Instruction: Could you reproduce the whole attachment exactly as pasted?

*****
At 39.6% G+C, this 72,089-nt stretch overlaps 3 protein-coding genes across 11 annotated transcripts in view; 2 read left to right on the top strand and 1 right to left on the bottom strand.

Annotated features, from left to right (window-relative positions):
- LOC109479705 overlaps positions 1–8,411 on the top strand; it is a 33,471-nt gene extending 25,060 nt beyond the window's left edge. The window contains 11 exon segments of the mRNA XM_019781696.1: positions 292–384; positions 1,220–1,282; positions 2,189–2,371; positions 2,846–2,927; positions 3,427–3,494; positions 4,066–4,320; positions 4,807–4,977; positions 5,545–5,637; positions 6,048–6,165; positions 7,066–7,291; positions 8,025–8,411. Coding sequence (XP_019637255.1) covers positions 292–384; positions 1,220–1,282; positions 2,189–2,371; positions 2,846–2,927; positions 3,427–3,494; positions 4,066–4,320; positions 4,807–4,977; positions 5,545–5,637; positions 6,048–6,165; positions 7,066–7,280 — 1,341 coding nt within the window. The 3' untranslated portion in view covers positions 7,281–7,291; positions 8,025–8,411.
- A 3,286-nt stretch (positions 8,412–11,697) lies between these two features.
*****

At 39.6% G+C, this 72,089-nt stretch overlaps 3 protein-coding genes across 11 annotated transcripts in view; 2 read left to right on the top strand and 1 right to left on the bottom strand.

Annotated features, from left to right (window-relative positions):
- LOC109479705 overlaps positions 1–8,411 on the top strand; it is a 33,471-nt gene extending 25,060 nt beyond the window's left edge. The window contains 11 exon segments of the mRNA XM_019781696.1: positions 292–384; positions 1,220–1,282; positions 2,189–2,371; positions 2,846–2,927; positions 3,427–3,494; positions 4,066–4,320; positions 4,807–4,977; positions 5,545–5,637; positions 6,048–6,165; positions 7,066–7,291; positions 8,025–8,411. Coding sequence (XP_019637255.1) covers positions 292–384; positions 1,220–1,282; positions 2,189–2,371; positions 2,846–2,927; positions 3,427–3,494; positions 4,066–4,320; positions 4,807–4,977; positions 5,545–5,637; positions 6,048–6,165; positions 7,066–7,280 — 1,341 coding nt within the window. The 3' untranslated portion in view covers positions 7,281–7,291; positions 8,025–8,411.
- A 3,286-nt stretch (positions 8,412–11,697) lies between these two features.